NEW YORK – If you’ve followed the United States women’s national team even remotely over the past year, you’ve heard this common – even if potentially cliché – theme about how they view defending their World Cup title: this is a new cycle, and they are trying to win a World Cup just like everyone else. “Defending” is a matter of the past; their focus is on the here and now.
U.S. coach Jill Ellis burned that into her players brain in the fall, an idea they’ve since bought into in full. The words were echoed throughout Friday as the 23 players who will represent the U.S. at this year’s World Cup took part in a big media-day sendoff at Twitter’s headquarters. And while there’s an element of team psychology to the whole thing – a shared buy-in to a team mentality – there’s no denying how different this 2019 team is from the one which lifted the trophy four years ago.
Eleven players – just under half the roster – are heading to a senior World Cup for the first time. Alex Morgan is no longer the young star of the near future, but a captain and a veteran, the face of the team which has taken over everything from magazine covers to the entirety of Times Square billboards. Alyssa Naeher is the starting goalkeeper; longtime incumbent Hope Solo was banished from the team in 2016. Becky Sauerbrunn is the only remaining defensive starter from 2015, when the U.S. put in arguably the greatest single-tournament defensive display in history.
Lost in the change of personnel, though, is how much Ellis has evolved. The U.S. coach has plenty of doubters, those who believe she somehow ‘lucked’ into winning the 2015 World Cup based on suspensions to Megan Rapinoe and Lauren Holiday, despite having to make the right choices (including Morgan Brian) to fill those voids. Those were only further fueled by the United States’ 2016 quarterfinal exit from the Olympics, the first time the American women missed the semifinal stage at a major tournament.
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Now Ellis enters this 2019 tournament with a chance to be the first coach to lead her team to back-to-back World Cup titles (Germany’s 2003 and 2007 triumphs happened under different coaches), and she carries with her the wisdom of a coach who has failed in some experiments.
“I think there’s always valuable lessons,” she said Friday. “Going through 2015, for me in terms of major tournament, senior level, it was the first time. One of the things that’s got to be common is, it’s not a smooth ride. It’s not a perfect ride… learning that and not getting stressed – it’s about getting points and it’s about advancing. Style points get pushed aside a little and making sure that you are getting things done. It’s OK to not look perfect.”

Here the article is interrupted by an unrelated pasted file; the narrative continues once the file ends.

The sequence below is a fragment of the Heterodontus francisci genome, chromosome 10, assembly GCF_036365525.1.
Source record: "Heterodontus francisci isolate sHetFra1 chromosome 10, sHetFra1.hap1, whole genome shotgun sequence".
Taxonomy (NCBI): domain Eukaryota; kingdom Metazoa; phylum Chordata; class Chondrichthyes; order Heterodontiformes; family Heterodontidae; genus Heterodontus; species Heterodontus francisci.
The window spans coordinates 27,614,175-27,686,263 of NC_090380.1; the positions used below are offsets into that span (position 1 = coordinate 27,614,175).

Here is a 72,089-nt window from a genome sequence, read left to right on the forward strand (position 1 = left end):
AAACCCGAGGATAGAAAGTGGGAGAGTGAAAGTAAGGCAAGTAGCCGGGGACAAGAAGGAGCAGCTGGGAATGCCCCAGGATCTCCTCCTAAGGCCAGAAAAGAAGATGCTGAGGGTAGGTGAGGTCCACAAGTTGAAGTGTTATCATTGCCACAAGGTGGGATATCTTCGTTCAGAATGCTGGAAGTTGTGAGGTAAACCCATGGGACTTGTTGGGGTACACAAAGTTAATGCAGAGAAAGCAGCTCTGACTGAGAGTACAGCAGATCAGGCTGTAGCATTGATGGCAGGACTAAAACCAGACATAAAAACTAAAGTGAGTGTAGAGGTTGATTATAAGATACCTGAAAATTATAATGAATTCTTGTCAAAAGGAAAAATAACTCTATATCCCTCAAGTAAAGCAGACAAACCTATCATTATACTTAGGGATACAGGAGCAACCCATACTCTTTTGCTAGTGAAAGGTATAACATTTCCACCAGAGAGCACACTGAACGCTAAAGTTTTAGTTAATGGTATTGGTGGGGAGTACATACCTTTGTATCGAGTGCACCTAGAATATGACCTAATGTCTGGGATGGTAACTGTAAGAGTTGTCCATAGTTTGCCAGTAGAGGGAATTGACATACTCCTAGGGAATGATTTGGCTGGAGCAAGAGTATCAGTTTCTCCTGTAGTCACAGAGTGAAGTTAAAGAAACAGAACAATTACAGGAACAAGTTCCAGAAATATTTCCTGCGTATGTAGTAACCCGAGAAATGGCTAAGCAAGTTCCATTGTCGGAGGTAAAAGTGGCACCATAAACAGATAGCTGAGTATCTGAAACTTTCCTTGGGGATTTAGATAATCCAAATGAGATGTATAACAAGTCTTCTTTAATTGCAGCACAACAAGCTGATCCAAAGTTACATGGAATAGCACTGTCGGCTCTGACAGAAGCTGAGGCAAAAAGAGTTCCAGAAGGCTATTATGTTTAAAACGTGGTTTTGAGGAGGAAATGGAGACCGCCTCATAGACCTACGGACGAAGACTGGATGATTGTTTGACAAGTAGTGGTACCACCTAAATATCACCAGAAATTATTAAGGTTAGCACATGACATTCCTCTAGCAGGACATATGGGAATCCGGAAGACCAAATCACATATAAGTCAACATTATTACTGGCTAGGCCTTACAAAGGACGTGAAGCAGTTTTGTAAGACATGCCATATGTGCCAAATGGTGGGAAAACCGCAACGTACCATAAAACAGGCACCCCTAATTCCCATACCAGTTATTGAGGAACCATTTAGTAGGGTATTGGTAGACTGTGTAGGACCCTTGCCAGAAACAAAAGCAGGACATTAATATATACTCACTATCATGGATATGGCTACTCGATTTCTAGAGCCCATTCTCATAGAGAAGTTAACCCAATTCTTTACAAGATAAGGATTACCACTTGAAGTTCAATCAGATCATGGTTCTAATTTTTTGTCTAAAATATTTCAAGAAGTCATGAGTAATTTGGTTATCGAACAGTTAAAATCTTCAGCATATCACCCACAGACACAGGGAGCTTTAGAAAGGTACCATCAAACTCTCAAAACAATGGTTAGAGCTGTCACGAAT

The U.S. women in 2015 were under immense pressure as they struggled through the group stage. Combined with off-field matters – continued talk of the artificial turf controversy, an omnipresent spotlight on Hope Solo’s legal matters – Ellis spent much of her time reiterating that her team remained “in the bubble,” removing themselves from the criticism which surrounded them.
That bubble still exists (even if it varies by player), but there is tangibly less tension around this team then there was in 2015. It’s a “unified group,” as Ellis said on multiple occasions Friday: “You coach to coach. You don’t coach to satisfy media, to satisfy fans.”
Ellis’ words ring of a coach who has both learned from her failures in 2016 and who has enjoyed the full backing of the federation despite them. This is Ellis’ first full World Cup cycle, having taken charge of the team just over a year before the start of the 2015 tournament. And in that sense, this is truly her team, molded in the image that she has crafted. This World Cup, as much as the 2015 one, will define her legacy.
From hosts France, to a dangerous England side, and the wild cards which could be – Australia, the Netherlands – this is as deep a crop of contenders that the women’s game has ever seen. And while the Americans could be fairly dubbed the tournament favorites, they could equally be headed home in the quarterfinal (possibly against Les Bleues), an inevitable reality they finally faced in 2016.
“That’s the job,” Ellis said. “That’s why you go into this. I think part of it is, you don’t’ go into coaching if you’re not willing to step into that moment and go, ‘OK, this is what it’s going to take.’ It’s about winning and losing.”
Winning and losing. As black and white as it gets for the Americans – and a challenge Ellis confidently embraces. The pressure leads back to a lesson her father – also a coach – taught her very early in her career:
“You’re not a coach unless you’ve been fired. That’s part of the job.”
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